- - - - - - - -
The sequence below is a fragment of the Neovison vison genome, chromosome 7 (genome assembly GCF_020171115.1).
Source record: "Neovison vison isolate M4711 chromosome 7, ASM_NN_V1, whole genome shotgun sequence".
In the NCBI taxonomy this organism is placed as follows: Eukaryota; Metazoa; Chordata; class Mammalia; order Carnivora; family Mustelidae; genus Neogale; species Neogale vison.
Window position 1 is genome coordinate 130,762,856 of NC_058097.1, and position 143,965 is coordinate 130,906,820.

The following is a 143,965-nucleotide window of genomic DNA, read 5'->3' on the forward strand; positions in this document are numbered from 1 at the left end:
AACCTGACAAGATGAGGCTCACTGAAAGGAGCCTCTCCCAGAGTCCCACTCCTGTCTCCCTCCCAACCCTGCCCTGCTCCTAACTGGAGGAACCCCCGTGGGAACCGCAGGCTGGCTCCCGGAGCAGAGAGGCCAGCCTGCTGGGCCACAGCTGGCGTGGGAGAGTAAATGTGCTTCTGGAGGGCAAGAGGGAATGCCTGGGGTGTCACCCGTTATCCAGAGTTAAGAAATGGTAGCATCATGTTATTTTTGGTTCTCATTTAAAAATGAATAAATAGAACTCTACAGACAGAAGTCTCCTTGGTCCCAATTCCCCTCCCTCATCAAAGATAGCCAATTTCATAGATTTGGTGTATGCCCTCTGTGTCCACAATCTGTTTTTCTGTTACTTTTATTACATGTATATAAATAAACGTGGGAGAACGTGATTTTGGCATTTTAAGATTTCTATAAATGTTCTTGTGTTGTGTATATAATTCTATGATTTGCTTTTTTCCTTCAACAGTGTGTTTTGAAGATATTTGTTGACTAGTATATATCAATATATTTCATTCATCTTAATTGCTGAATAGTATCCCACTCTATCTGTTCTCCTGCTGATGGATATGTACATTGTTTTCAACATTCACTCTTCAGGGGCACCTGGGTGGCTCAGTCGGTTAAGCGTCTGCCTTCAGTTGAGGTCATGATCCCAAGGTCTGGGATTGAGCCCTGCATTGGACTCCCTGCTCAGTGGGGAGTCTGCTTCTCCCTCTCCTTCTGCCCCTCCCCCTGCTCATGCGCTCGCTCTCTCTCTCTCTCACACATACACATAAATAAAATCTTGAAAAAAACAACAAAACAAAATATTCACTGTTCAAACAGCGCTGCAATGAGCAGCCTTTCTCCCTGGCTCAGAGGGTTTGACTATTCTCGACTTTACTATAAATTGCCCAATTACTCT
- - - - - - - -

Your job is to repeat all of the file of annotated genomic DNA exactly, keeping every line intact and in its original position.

The sequence below is a fragment of the Neovison vison genome, chromosome 7 (genome assembly GCF_020171115.1).
Source record: "Neovison vison isolate M4711 chromosome 7, ASM_NN_V1, whole genome shotgun sequence".
In the NCBI taxonomy this organism is placed as follows: Eukaryota; Metazoa; Chordata; class Mammalia; order Carnivora; family Mustelidae; genus Neogale; species Neogale vison.
Window position 1 is genome coordinate 130,762,856 of NC_058097.1, and position 143,965 is coordinate 130,906,820.

The following is a 143,965-nucleotide window of genomic DNA, read 5'->3' on the forward strand; positions in this document are numbered from 1 at the left end:
AACCTGACAAGATGAGGCTCACTGAAAGGAGCCTCTCCCAGAGTCCCACTCCTGTCTCCCTCCCAACCCTGCCCTGCTCCTAACTGGAGGAACCCCCGTGGGAACCGCAGGCTGGCTCCCGGAGCAGAGAGGCCAGCCTGCTGGGCCACAGCTGGCGTGGGAGAGTAAATGTGCTTCTGGAGGGCAAGAGGGAATGCCTGGGGTGTCACCCGTTATCCAGAGTTAAGAAATGGTAGCATCATGTTATTTTTGGTTCTCATTTAAAAATGAATAAATAGAACTCTACAGACAGAAGTCTCCTTGGTCCCAATTCCCCTCCCTCATCAAAGATAGCCAATTTCATAGATTTGGTGTATGCCCTCTGTGTCCACAATCTGTTTTTCTGTTACTTTTATTACATGTATATAAATAAACGTGGGAGAACGTGATTTTGGCATTTTAAGATTTCTATAAATGTTCTTGTGTTGTGTATATAATTCTATGATTTGCTTTTTTCCTTCAACAGTGTGTTTTGAAGATATTTGTTGACTAGTATATATCAATATATTTCATTCATCTTAATTGCTGAATAGTATCCCACTCTATCTGTTCTCCTGCTGATGGATATGTACATTGTTTTCAACATTCACTCTTCAGGGGCACCTGGGTGGCTCAGTCGGTTAAGCGTCTGCCTTCAGTTGAGGTCATGATCCCAAGGTCTGGGATTGAGCCCTGCATTGGACTCCCTGCTCAGTGGGGAGTCTGCTTCTCCCTCTCCTTCTGCCCCTCCCCCTGCTCATGCGCTCGCTCTCTCTCTCTCTCACACATACACATAAATAAAATCTTGAAAAAAACAACAAAACAAAATATTCACTGTTCAAACAGCGCTGCAATGAGCAGCCTTTCTCCCTGGCTCAGAGGGTTTGACTATTCTCGACTTTACTATAAATTGCCCAATTACTCT